Forget what you've seen downtown or along Orchard Road — this is genuine Singapore. In East Singapore the shops sell more sandals than high heels, a hawker dish still costs S$3, and durian is not a dirty word. The area is largely residential so, with the exception of their arrival or departure from Changi airport, few visitors venture this far east. Depending on your perspective, East Singapore's minor attractions like markets and parks are either a bore or a relief compared to the ultra-modern city centre.
Rent a bike or take a really long walk at East Coast Park which stretches 15 kilometres along Singapore's southeast coast all the way to the airport. Most people stay out of the water due to its questionable cleanliness, but that doesn't stop people from picnicking on the beach or feasting on fresh, affordable seafood at the East Coast Lagoon Hawker Centre. On the northeast coast, Paris Ris Park is known for its mangrove forests and children's playground. At Changi Village you'll find fabulous hawker food, pristine Changi Beach Park, and the jetty for bumboats to Pulau Ubin. The Changi Chapel and War Museum is a 10-minute bus ride away.
East Singapore is also home to colourful heritage neighbourhoods worth a visit for their architecture and food. Historically, Geylang was the designated area for Singapore's ethnic Malay population and their presence remains with the Malay Cultural Village and Geylang Serai Wet Market. During the month of Ramadan the area comes alive with night bazaars selling curries and kueh (sweets) once the fasting hours are finished. In an odd mix, Geylang is also Singapore's red light district.
Katong was once the home of Singapore's wealthy Peranakan merchants who built mansions along the coast. Due to land reclamation they no longer have sea views, but the beautiful terrace houses with elaborately embellished facades remain. Look for them around Joo Chiat Road. Katong is also known for its variation of laksa, a spicy seafood noodle soup. Multiple restaurants along East Coast Road claim to have invented the version with curry and short noodles but, regardless where you try it, katong laksa is an unforgettable meal.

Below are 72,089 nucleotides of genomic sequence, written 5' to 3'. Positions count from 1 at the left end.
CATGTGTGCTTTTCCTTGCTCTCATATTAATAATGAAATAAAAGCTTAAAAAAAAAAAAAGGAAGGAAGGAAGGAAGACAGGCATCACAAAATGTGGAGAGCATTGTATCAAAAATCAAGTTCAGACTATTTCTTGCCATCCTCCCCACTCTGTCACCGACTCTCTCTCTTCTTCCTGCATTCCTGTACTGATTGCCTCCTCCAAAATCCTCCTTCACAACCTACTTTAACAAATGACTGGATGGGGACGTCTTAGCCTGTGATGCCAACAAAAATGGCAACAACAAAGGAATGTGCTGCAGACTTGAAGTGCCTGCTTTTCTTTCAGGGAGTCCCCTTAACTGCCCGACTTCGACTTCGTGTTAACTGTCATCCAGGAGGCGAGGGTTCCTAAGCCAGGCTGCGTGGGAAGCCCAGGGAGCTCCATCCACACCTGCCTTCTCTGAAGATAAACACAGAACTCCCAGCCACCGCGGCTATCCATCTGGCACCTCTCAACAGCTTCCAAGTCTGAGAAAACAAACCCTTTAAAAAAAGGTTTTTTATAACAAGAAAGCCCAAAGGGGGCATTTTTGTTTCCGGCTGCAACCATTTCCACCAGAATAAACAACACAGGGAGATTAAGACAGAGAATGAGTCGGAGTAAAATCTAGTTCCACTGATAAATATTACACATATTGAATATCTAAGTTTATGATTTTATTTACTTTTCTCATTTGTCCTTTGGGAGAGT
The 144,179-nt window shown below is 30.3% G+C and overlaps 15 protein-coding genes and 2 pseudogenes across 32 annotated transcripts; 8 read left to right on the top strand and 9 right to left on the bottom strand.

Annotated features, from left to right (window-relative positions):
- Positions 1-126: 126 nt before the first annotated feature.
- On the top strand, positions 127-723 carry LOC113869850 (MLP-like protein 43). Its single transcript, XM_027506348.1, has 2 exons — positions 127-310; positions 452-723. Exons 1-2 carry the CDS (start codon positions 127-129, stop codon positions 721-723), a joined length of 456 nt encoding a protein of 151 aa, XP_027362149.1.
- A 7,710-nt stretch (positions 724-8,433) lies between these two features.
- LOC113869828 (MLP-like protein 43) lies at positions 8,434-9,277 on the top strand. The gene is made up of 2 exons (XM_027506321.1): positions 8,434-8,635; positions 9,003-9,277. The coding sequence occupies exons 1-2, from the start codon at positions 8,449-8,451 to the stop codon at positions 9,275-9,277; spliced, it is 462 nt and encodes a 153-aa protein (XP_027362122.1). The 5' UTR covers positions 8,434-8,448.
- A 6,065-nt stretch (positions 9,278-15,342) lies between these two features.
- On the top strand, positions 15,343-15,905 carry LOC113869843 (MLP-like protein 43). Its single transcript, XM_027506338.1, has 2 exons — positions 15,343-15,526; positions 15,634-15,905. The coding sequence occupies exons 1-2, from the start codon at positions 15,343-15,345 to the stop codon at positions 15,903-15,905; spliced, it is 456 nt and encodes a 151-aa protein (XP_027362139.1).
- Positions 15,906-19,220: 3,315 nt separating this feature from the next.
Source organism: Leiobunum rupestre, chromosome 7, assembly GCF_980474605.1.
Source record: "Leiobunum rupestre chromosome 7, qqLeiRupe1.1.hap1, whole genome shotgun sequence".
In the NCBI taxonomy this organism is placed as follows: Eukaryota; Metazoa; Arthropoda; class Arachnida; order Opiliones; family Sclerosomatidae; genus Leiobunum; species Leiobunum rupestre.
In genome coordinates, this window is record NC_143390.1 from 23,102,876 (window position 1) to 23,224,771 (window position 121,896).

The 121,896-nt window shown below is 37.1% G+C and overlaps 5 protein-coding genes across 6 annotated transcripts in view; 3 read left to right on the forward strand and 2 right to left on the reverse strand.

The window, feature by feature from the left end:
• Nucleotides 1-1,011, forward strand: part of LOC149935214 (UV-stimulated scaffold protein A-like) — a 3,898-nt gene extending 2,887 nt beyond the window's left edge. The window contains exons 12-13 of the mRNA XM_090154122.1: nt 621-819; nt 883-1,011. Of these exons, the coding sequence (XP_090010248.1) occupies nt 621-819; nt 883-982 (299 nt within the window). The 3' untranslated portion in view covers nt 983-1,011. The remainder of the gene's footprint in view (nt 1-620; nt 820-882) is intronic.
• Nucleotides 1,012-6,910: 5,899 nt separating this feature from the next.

If you don't mind being a 15-minute MRT ride from the city centre, Eastern Singapore is home to good value hostels like Betelbox and Fern Loft.
East Singapore stretches from the eastern edge of the city centre all the way to Changi airport on the east coast. For our cut-off point, we consider anything east of Lavender Street to be in East Singapore.
The area is well served by the East West MRT line and new stations on the Circle Line which cut a little closer to the coast. Both the Geylang and Katong neighhourhoods are served by the Paya Lebar MRT. To get to Changi Village or Changi Chapel, go to Tanah Merah MRT then transfer to bus #2 or #29. Pasir Ris Park and Wild Wild Wet waterpark are walking distance from Pasir Ris MRT. The area around Tampines MRT has become a suburban shopping zone with a large mall, hypermarket, electronics store, and Ikea. The Expo, Singapore's largest convention centre, links to Expo MRT and Changi International Airport is served by Changi MRT.
Oddly, the popular East Coast Park is not easily accessible by public transportation. Bus service #401 to the park operates on weekends and public holidays, otherwise it's best to take a taxi.
ATMs, public telephones, and public toilets can be found at every MRT station. The headquarters for Singapore Post is beside Paya Lebar MRT and this is where you'll need to go for poste restante services.
Text and/or map last updated on 20th September, 2011.
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